@CharlesB: Didn't know that existed - thanks for the heads up. –  Jackson Pope Apr 28 '11 at 8:58
    
@CharlesB: Seems it does not exist in the stackexchange sites list. –  Homam Apr 28 '11 at 9:00
    
@Jack: Yeah I believe it's because it's in beta –  CharlesB Apr 28 '11 at 9:04

4 Answers 4

up vote 5 down vote accepted

This is difficult to answer, because the kinds of tests you will find under the title of "Unit Testing" will vary. Mostly, "Unit Test" is used as a synonym for "Automated Code Test", which strictly speaking, is anything which tests code in some automatic fashion by writing code.

If you want to write good unit tests, there are only a few rules to follow:

  • Test scenarios independently.
  • Test objects independently.
  • Keep your tests small and focused. If they bloat, create methods to help reduce the boilerplate code and focus on the specifics of the test.

Ultimately, test one thing per test. That way when one particular behaviour or scenario breaks, you have an immediate focus as to which specific part of an object has failed. In your example, you seem to be testing a number of things in a single method, if the first call to UpdateAccount succeeds, but the second one fails, the whole test fails and you aren't clear as to which part of the object has failed.

share|improve this answer
    
Thank you very much. I changed it and edited the question. I hope it's better now. –  Homam Apr 28 '11 at 9:09

You should get a copy of The art of unit testing.

Some points to be mentioned:

  • Only one Assert per test.
  • Naming conventions for test method: public void MethodUnderTest_Scenario_Behavior()
share|improve this answer
    
Thank you very much. I changed it and edited the question. I hope it's better now. –  Homam Apr 28 '11 at 9:10
    
Why would you restrict yourself to one Assert per test? In my experience, even if you only test one thing, there may be multiple Asserts. –  Gorgsenegger Apr 28 '11 at 9:29
    
@Gorgsenegger: It is some kind of philosophical. If you have multiple asserts in one test and one asserts fail you don't know if the following asserts would fail too. So if you got one assert per test it is (maybe) simpler to find the root cause of a problem, than having multiple asserts in one test. –  Oliver Apr 28 '11 at 9:39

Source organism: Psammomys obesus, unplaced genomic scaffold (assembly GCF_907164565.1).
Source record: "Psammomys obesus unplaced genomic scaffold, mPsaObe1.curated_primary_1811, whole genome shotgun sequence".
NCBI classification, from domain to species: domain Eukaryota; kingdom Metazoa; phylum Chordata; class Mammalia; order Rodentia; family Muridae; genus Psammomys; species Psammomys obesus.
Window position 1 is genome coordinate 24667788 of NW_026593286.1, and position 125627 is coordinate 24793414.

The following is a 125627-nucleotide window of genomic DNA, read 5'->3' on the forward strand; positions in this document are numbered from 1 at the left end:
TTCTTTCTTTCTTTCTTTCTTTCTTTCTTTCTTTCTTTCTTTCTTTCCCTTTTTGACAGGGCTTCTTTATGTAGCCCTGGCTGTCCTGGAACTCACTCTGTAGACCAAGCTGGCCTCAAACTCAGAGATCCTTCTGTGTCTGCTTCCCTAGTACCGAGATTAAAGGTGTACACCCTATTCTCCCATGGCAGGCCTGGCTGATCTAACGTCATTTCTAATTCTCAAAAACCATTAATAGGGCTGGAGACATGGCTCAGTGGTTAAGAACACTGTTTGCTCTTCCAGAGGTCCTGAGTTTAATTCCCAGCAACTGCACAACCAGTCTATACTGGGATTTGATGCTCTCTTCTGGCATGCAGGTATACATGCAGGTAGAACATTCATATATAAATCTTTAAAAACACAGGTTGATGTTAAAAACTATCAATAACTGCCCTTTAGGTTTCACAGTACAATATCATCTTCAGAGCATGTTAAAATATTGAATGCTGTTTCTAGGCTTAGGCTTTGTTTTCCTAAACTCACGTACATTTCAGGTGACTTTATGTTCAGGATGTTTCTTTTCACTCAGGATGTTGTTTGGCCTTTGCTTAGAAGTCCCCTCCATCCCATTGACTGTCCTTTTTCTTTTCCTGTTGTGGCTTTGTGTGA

It probably depends on what you're testing too - if I test for an exception of a certain type and also for a certain message in the exception content I'm used to write multiple Asserts within one test method. Anyway, was just curious (and I'd also recommend reading The Art of Unit Testing to anyone who hasn't) ;-) –  Gorgsenegger Apr 28 '11 at 9:42

It seems good. I generally have less lines in my tests.

Could some of the boilerplate be moved into a fixture?

share|improve this answer

Some people (including Roy Osherove in his The Art of Unit Testing) recommend one assert per unit test, seeing as if the first assert fails an exception is thrown and none of the remaining code is called and no other asserts are checked.

This could be split into two or more unit tests to achieve this, e.g. one for checking the name after update, one for checking the email address and potentially one to check that changing and changing back works.

share|improve this answer
    
Actually I'm not satisfied with Changing the name and returning it to the orginal one. Any comment ? –  Homam Apr 28 '11 at 8:54
    
@Jack: It's probably unnecessary. –  Jackson Pope Apr 28 '11 at 8:56
    
Thank you very much. I changed it and edited the question. I hope it's better now. –  Homam Apr 28 '11 at 9:10